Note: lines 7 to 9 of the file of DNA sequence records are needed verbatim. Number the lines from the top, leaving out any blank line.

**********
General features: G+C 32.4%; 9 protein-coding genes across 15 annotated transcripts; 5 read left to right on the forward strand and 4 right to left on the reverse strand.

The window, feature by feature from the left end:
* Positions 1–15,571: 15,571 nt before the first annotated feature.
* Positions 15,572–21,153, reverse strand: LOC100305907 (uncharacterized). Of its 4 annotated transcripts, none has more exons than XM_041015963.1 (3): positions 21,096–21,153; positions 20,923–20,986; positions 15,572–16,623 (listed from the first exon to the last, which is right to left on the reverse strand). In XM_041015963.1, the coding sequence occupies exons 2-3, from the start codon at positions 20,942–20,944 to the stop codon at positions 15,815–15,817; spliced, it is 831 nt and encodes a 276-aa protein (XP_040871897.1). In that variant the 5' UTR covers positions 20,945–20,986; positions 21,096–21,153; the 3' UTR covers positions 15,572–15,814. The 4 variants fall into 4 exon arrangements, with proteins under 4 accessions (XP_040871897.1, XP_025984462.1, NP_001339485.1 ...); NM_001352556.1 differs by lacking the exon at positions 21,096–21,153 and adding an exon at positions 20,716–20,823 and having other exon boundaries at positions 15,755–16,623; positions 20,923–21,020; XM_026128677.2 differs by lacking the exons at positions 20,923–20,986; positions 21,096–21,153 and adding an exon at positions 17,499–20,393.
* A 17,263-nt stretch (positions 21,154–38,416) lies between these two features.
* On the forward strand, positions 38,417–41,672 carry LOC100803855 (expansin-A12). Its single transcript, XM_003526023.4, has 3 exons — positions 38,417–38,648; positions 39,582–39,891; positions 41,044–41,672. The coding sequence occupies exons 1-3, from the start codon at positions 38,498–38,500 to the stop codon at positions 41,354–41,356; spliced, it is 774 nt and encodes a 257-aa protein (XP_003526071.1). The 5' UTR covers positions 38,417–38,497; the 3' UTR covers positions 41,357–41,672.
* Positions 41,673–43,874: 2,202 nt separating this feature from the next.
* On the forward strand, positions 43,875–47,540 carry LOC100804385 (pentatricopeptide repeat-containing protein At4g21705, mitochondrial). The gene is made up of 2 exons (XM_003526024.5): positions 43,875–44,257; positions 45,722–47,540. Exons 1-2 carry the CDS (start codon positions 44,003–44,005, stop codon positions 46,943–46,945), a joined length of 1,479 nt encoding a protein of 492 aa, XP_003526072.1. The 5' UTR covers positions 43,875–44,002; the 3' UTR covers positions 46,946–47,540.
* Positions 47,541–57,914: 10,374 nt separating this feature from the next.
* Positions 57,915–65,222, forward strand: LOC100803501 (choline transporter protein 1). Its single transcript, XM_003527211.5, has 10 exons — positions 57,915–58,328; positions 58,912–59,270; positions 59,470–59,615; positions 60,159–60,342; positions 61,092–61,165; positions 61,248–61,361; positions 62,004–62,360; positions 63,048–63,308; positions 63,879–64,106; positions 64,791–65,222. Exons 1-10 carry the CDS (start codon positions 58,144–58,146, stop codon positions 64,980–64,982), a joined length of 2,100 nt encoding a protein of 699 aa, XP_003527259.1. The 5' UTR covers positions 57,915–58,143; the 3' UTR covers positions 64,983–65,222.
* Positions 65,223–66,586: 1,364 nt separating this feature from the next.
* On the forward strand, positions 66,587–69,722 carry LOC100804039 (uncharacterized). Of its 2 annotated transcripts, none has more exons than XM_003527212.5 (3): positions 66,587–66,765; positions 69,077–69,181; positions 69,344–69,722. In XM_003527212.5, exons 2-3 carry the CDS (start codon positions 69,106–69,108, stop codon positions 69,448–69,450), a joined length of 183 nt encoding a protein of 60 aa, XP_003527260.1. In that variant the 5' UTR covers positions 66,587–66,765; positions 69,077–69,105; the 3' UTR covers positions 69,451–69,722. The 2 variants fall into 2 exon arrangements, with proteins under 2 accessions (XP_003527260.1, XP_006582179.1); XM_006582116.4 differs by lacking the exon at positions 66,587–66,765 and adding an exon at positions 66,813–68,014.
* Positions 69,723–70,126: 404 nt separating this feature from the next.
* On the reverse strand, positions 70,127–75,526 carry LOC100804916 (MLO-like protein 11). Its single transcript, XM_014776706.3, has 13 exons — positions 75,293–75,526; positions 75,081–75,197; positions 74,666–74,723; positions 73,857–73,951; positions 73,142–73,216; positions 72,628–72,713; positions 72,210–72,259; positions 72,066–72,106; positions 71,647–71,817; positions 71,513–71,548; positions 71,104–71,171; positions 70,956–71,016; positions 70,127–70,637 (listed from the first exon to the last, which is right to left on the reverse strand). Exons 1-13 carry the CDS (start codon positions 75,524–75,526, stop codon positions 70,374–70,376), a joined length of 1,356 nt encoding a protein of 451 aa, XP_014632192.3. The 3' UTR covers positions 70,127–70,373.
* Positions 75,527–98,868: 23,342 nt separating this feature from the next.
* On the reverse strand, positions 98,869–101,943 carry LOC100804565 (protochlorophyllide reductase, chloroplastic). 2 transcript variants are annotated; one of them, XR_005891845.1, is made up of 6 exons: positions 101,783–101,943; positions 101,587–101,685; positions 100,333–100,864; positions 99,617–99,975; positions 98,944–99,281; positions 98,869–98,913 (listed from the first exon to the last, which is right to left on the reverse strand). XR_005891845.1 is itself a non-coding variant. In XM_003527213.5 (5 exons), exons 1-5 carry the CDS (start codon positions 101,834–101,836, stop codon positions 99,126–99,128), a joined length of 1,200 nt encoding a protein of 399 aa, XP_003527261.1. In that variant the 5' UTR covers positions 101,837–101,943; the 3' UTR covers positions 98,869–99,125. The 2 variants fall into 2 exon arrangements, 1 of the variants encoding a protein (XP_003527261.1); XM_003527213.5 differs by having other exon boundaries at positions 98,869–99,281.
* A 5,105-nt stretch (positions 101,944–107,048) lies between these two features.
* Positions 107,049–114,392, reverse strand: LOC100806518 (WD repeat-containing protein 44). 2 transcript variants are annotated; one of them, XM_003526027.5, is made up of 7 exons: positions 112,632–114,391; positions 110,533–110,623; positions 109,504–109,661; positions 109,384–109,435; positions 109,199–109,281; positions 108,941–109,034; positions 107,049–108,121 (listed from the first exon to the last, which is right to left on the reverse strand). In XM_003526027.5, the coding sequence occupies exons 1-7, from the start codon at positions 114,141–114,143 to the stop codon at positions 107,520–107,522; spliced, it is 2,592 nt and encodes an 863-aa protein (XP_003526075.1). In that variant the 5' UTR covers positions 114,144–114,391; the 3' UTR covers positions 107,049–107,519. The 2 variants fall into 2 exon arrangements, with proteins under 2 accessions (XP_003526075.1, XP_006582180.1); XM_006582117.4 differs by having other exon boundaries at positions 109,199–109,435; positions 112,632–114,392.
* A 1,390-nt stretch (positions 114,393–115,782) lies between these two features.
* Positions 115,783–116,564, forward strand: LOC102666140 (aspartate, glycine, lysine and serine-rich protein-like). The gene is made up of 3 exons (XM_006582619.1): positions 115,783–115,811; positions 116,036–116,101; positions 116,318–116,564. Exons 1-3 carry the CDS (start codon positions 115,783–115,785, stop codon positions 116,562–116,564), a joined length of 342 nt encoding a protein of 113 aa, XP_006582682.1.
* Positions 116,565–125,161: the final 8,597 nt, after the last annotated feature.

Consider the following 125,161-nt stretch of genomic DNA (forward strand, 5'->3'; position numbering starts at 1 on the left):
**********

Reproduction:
* Positions 41,673–43,874: 2,202 nt separating this feature from the next.
* On the forward strand, positions 43,875–47,540 carry LOC100804385 (pentatricopeptide repeat-containing protein At4g21705, mitochondrial). The gene is made up of 2 exons (XM_003526024.5): positions 43,875–44,257; positions 45,722–47,540. Exons 1-2 carry the CDS (start codon positions 44,003–44,005, stop codon positions 46,943–46,945), a joined length of 1,479 nt encoding a protein of 492 aa, XP_003526072.1. The 5' UTR covers positions 43,875–44,002; the 3' UTR covers positions 46,946–47,540.
* Positions 47,541–57,914: 10,374 nt separating this feature from the next.